B2B Marketing to The Son of Man
SEPTEMBER 07 2017 by Scott Hornstein
As the median age of b2b decision makers goes down, the perceived difficulty of reaching and persuading them through marketing goes up. Many successful marketers raise their eyes to the skies looking for divine inspiration. Do the processes and concepts that have driven success up to now no longer matter? Is it now just an investment in marketing automation that makes the difference?.
The world is old and it is new.
However, there is one element that is brand new – these new decision makers only subscribe to one channel of distribution, and that is the network of me.
What’s new is the network of me.
The network of me is an electronic channel that encompasses several overlapping media: for instance, social (both textual and visual, still and video), SMS, traditional internet, industry news, and more, both ephemeral and lasting. The information that gets through is a carefully curated subset that is specific to the individual, where the lines between personal and corporate are blurred.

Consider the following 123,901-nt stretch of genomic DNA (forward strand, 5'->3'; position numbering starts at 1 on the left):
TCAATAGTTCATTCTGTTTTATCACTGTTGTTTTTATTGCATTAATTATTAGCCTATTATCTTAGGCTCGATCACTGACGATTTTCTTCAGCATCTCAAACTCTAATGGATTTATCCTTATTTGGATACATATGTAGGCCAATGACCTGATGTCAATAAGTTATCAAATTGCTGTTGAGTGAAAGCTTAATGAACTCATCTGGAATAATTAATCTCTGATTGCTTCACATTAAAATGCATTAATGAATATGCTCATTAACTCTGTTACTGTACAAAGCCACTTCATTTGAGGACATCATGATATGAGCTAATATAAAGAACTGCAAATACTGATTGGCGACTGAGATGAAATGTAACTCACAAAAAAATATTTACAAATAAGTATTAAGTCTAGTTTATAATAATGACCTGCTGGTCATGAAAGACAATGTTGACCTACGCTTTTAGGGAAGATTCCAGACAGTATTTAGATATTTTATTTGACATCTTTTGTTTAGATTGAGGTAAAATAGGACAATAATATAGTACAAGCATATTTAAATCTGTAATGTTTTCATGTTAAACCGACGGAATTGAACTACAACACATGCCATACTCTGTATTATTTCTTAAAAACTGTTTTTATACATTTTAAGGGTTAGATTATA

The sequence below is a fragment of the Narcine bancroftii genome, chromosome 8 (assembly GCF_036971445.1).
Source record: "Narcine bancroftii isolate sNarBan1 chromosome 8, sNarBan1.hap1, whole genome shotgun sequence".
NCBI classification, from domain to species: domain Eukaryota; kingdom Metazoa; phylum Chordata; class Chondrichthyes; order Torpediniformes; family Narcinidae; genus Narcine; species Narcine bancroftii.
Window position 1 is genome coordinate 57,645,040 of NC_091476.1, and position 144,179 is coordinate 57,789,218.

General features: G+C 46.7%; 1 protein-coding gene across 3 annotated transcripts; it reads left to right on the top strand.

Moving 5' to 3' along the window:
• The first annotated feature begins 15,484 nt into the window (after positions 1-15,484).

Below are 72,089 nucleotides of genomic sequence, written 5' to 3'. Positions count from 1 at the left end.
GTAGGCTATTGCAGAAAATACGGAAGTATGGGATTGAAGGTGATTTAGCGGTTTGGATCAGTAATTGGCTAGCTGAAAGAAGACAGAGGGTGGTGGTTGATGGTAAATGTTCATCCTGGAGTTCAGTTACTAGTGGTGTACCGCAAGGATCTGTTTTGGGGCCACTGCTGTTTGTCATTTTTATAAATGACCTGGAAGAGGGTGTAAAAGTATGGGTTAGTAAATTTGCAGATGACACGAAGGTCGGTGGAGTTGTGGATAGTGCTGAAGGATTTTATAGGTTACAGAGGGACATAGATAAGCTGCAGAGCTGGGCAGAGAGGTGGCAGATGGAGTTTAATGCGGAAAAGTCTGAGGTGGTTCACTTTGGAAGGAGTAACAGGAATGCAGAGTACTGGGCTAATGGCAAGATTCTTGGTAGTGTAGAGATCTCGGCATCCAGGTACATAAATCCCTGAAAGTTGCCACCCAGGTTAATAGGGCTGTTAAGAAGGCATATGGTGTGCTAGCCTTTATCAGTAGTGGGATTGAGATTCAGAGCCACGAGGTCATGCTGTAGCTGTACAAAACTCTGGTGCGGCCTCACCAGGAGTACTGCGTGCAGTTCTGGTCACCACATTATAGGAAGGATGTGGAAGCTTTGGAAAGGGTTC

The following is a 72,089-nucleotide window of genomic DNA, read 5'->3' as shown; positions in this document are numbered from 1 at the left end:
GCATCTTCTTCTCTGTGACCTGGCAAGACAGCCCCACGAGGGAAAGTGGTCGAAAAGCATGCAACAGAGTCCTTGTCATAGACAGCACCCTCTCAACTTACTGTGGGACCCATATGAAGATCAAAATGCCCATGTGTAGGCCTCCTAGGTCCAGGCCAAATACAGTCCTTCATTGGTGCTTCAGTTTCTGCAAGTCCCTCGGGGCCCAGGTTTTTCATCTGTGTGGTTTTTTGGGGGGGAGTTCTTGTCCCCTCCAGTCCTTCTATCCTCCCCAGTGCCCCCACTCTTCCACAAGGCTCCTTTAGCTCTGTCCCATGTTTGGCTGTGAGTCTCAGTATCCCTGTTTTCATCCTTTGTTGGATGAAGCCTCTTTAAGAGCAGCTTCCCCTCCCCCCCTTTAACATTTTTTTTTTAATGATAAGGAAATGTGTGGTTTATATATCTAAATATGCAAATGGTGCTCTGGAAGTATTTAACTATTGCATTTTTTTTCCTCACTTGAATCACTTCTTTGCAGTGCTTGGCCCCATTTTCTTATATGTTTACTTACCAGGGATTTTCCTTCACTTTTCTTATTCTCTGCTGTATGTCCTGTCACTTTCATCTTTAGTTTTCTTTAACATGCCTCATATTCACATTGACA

Each individual is much like the famous Magritte painting that hides a gentleman’s face behind a large green apple. It’s called The Son of Man and was intended as a self-portrait. If you look closely you can see his eyes peeking out between the apple and its leaves.
Now, substitute a cell for the apple and voila, your prospect.
You must be so tall to get on the network of me.
Your place on the network of me “dial” is earned, and is never secure. However, there are two secrets. The first is that b2b marketing is, and always has been personal. To put your faith in marketing automation as the secret sauce is folly. GIGO is the operative acronym.
The second secret is an understanding the individual both as an individual and as a contributor to the corporate decision making process.
So how do you understand the individual who is hiding in plain sight?
Jumping up and down and yelling may not have the desired effect. Intelligence is the only path to success.
Intelligence comes in 3 flavors
This is a quiet and intricate pursuit, but what you get at the end is compelling competitive differentiator, which is called understanding. Perhaps it’s like the process of building a fine painting.
Of The Son of Man, Magritte said, “…you have the apparent face, the apple, hiding the visible but hidden, the face of the person. It’s something that happens constantly.” It is access to the individual peeking out from behind that we seek. And, recognizing the individuality, The Son of Man is within a series: Man in the Bowler Hat, where the face is obscured by a passing bird; and The Great War of the Facades, where a blossoming flowers hide the face of an elegantly dressed woman.
A healthy dose of understanding will land you on the network of me.